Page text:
• Diverticulosis: is one of the most frequent causes of intestinal bleeding (not just EDI). It is a condition characterized by the presence of extroversions of the intestinal wall, especially in the last section of the colon, frequently asymptomatic or manifested by the presence of post-prandial abdominal pain (i.e., after eating). Digestive bleeding is usually mild and presents as occult bleeding, more rarely as enterorrhagia or hematochezia (in very low intestinal diverticula). Inflammation of the diverticula ( diverticulitis ) is a possible complication, which manifests itself as enterorrhagia.
  • Intestinal tumors: benign polyps (the most frequent) or malignant intestinal tumors (especially those located in the ascending colon). It can cause chronic blood dripping, not macroscopically detectable in the stool, which can cause the subject to become anemic.
  • Chronic inflammatory bowel diseases :
  • Crohn’s disease can be the cause of enterorrhagia or occult bleeding.
  • Ulcerative colitis, an inflammatory disease characterized by predominant rectal involvement and distal colon, often gives rise to massive bleeding, which may occur as enterorragia, hematochezia, or hematochezia.
  • Infectious diseases: bacterial colitis (mainly), viral or parasitic, can manifest itself with a profound painful abdominal symptomatology associated with mucus-bloody diarrhea. The most frequent bacterial etiologic agents include enterohemorrhagic E. coli, Shigella dysenteriae, Clostridium perfringens, Clostridium difficile. Among the protozoal forms, Entamoeba histolytica is the most frequent; viruses rarely lead to bloody diarrhea (dysentery),
  • Angiodysplasia,
  • Intestinal infarction

Undigested Food in Stool: Symptoms

The emission of blood in the feces can manifest itself clinically in a different way depending on the entity and therefore be classified as

  • microscopic,
  • macroscopic,

and where it occurred (lower or upper digestive hemorrhage):

  • melena,
  • enterorrhagia,
  • hematochezia,
  • Also, it can present itself in a manner
  • isolated,
  • in association with other signs or symptoms.

It is essential to pay attention to the associated symptoms because these can orient the diagnostic question towards a particular pathology:

  • Vomiting: it can accompany upper digestive bleeding, especially in the case of ulcers, and it can have a dark color (like the laying of coffee) due to the presence of digested blood.
  • Epigastric burning, difficulty in swallowing: may be associated with gastroesophageal reflux esophagitis.
  • Epigastric pain when fasting or after meals: can be associated with a peptic ulcer.
  • Abdominal pain crampy: may be associated with diverticular disease (more frequently) or chronic inflammatory diseases, infectious diseases, or intestinal cancers.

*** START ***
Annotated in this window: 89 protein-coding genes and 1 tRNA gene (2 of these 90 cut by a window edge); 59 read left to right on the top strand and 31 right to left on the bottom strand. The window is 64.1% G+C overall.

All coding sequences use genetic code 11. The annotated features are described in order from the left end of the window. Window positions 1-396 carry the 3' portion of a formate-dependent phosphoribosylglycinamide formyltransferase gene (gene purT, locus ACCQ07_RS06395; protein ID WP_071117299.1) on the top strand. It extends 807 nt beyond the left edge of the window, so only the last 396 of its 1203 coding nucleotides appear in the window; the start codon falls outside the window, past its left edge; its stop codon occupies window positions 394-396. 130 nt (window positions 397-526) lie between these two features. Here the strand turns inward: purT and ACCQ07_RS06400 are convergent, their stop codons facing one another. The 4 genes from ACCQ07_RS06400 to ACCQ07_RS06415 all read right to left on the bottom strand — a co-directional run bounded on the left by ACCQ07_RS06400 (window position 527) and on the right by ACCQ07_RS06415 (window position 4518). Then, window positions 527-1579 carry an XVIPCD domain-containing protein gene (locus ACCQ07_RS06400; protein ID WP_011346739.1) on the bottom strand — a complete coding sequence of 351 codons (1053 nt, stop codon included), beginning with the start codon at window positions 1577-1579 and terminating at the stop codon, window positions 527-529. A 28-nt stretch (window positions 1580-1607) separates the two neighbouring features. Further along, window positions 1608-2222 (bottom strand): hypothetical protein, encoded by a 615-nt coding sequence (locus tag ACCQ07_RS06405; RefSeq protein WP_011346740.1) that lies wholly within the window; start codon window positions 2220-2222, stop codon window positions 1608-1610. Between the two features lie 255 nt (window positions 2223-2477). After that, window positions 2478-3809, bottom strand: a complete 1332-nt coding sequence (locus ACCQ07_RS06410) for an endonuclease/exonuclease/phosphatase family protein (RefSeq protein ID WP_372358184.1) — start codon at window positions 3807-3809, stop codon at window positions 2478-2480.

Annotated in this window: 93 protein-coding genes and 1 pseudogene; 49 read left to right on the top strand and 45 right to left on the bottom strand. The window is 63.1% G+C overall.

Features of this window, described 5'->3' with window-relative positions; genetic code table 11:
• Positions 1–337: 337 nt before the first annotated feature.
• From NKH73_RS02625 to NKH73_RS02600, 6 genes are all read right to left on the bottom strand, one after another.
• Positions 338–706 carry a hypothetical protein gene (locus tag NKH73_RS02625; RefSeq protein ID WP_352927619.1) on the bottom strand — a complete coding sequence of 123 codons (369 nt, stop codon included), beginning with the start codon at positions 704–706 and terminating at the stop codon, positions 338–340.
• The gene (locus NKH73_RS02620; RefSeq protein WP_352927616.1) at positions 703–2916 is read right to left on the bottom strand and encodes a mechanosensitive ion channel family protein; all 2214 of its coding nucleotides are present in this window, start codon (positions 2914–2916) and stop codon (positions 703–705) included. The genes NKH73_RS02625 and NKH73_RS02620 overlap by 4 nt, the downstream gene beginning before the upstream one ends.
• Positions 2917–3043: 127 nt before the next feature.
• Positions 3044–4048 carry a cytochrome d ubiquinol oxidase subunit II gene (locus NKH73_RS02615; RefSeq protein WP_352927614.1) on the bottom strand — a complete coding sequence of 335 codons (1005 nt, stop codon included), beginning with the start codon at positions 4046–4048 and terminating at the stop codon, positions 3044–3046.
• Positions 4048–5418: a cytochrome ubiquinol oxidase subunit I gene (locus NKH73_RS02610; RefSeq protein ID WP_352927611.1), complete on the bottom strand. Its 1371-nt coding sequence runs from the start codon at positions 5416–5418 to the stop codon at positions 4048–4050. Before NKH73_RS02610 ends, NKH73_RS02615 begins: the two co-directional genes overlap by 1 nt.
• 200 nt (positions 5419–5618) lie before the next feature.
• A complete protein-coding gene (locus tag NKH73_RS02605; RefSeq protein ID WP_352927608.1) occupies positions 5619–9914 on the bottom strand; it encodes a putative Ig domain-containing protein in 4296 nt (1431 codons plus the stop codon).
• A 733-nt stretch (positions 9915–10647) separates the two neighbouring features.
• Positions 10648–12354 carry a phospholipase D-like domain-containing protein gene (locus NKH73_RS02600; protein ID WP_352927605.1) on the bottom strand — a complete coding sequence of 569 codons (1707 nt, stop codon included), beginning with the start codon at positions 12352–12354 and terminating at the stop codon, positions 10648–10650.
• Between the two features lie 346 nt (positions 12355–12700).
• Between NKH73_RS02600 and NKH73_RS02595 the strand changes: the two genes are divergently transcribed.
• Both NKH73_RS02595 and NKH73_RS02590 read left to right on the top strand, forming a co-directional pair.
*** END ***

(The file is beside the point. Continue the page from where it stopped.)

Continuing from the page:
• Constipation of recent onset: it can be an expression of intestinal neoplasms or a diverticular pathology.
  • Diarrhea: it can be the expression of an infectious or inflammatory pathology of the intestine or a neoplasm.
  • Fever: it can occur in infectious or inflammatory bowel diseases or neoplasms.
  • Anal pain: So, it is very indicative of the presence of a fissure or the haemorrhoidal pathology.
  • Anal itching or foreign body sensation: can be strongly indicative of haemorrhoidal disease.

In particular, it is essential to pay attention to the warning signs and symptoms:

  • anemia,
  • asthenia,
  • weight loss,
  • recent constipation or diarrhea,

Undigested Food in Stool: Diagnosis

Suppose the emission of blood is macroscopically detectable. The naked eye observation of a fecal sample is sufficient for the diagnosis.

History: it is essential to collect relevant information

  • associated symptoms,
  • So, pre-existing pathologies (for example, liver cirrhosis can direct the diagnosis towards varicose hemorrhage),
  • family history, especially for neoplastic or inflammatory pathologies, for which there may be familiarity.

Physical examination: So, it is essential to detect

  • the general state of health of the subject,
  • regions of abdominal pain,
  • abdominal masses,
  • anal alterations (fissures, hemorrhoids) are necessary when the patient complains of proctorrhagia.

Coproculture and physicochemical examination of feces: this is an examination that involves the collection of a fecal sample.

Colonoscopy: So, the exploration of the whole colon. Using a flexible tube introduced via the anus is essential for identifying the intestinal wall (neoplasms, diverticula, inflammatory pathologies).

Gastroscopy: involves the insertion of a flexible tube through the mouth. To explore the upper digestive tract up to the duodenum and identify esophagitis, gastritis, peptic ulcers.

Blood sampling: it is useful for evaluating

  • complete blood count and any associated anemia,
  • So, inflammatory markers (ESR, CRP), to detect inflammatory or infectious diseases,
  • tumor markers, if elevated, can be a sign of a neoplasm.

If these investigations are not sufficient to identify the cause.